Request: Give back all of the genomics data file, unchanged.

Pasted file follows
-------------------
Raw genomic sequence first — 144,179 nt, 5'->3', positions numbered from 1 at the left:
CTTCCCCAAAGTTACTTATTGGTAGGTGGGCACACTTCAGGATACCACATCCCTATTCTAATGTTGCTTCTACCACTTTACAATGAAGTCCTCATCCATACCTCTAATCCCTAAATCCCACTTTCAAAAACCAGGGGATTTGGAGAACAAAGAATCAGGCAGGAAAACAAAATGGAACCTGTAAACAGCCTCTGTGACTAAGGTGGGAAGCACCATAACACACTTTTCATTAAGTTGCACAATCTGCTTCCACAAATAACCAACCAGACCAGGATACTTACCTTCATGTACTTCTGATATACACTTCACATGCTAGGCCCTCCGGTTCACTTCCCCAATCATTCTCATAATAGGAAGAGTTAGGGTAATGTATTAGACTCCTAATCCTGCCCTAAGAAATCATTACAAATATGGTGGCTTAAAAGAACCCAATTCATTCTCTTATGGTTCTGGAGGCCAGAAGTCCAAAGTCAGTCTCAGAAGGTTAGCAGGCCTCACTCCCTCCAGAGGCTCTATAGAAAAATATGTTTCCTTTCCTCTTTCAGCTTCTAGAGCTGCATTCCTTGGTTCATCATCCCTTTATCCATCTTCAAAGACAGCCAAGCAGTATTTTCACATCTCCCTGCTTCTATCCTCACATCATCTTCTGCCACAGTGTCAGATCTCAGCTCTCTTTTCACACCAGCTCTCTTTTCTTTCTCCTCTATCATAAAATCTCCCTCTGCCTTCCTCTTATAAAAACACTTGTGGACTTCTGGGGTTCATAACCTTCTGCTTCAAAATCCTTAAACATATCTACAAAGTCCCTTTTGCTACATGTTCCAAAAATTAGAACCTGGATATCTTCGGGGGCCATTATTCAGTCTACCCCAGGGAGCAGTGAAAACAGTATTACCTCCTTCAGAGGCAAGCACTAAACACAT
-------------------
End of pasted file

Raw genomic sequence first — 144,179 nt, 5'->3', positions numbered from 1 at the left:
CTTCCCCAAAGTTACTTATTGGTAGGTGGGCACACTTCAGGATACCACATCCCTATTCTAATGTTGCTTCTACCACTTTACAATGAAGTCCTCATCCATACCTCTAATCCCTAAATCCCACTTTCAAAAACCAGGGGATTTGGAGAACAAAGAATCAGGCAGGAAAACAAAATGGAACCTGTAAACAGCCTCTGTGACTAAGGTGGGAAGCACCATAACACACTTTTCATTAAGTTGCACAATCTGCTTCCACAAATAACCAACCAGACCAGGATACTTACCTTCATGTACTTCTGATATACACTTCACATGCTAGGCCCTCCGGTTCACTTCCCCAATCATTCTCATAATAGGAAGAGTTAGGGTAATGTATTAGACTCCTAATCCTGCCCTAAGAAATCATTACAAATATGGTGGCTTAAAAGAACCCAATTCATTCTCTTATGGTTCTGGAGGCCAGAAGTCCAAAGTCAGTCTCAGAAGGTTAGCAGGCCTCACTCCCTCCAGAGGCTCTATAGAAAAATATGTTTCCTTTCCTCTTTCAGCTTCTAGAGCTGCATTCCTTGGTTCATCATCCCTTTATCCATCTTCAAAGACAGCCAAGCAGTATTTTCACATCTCCCTGCTTCTATCCTCACATCATCTTCTGCCACAGTGTCAGATCTCAGCTCTCTTTTCACACCAGCTCTCTTTTCTTTCTCCTCTATCATAAAATCTCCCTCTGCCTTCCTCTTATAAAAACACTTGTGGACTTCTGGGGTTCATAACCTTCTGCTTCAAAATCCTTAAACATATCTACAAAGTCCCTTTTGCTACATGTTCCAAAAATTAGAACCTGGATATCTTCGGGGGCCATTATTCAGTCTACCCCAGGGAGCAGTGAAAACAGTATTACCTCCTTCAGAGGCAAGCACTAAACACAT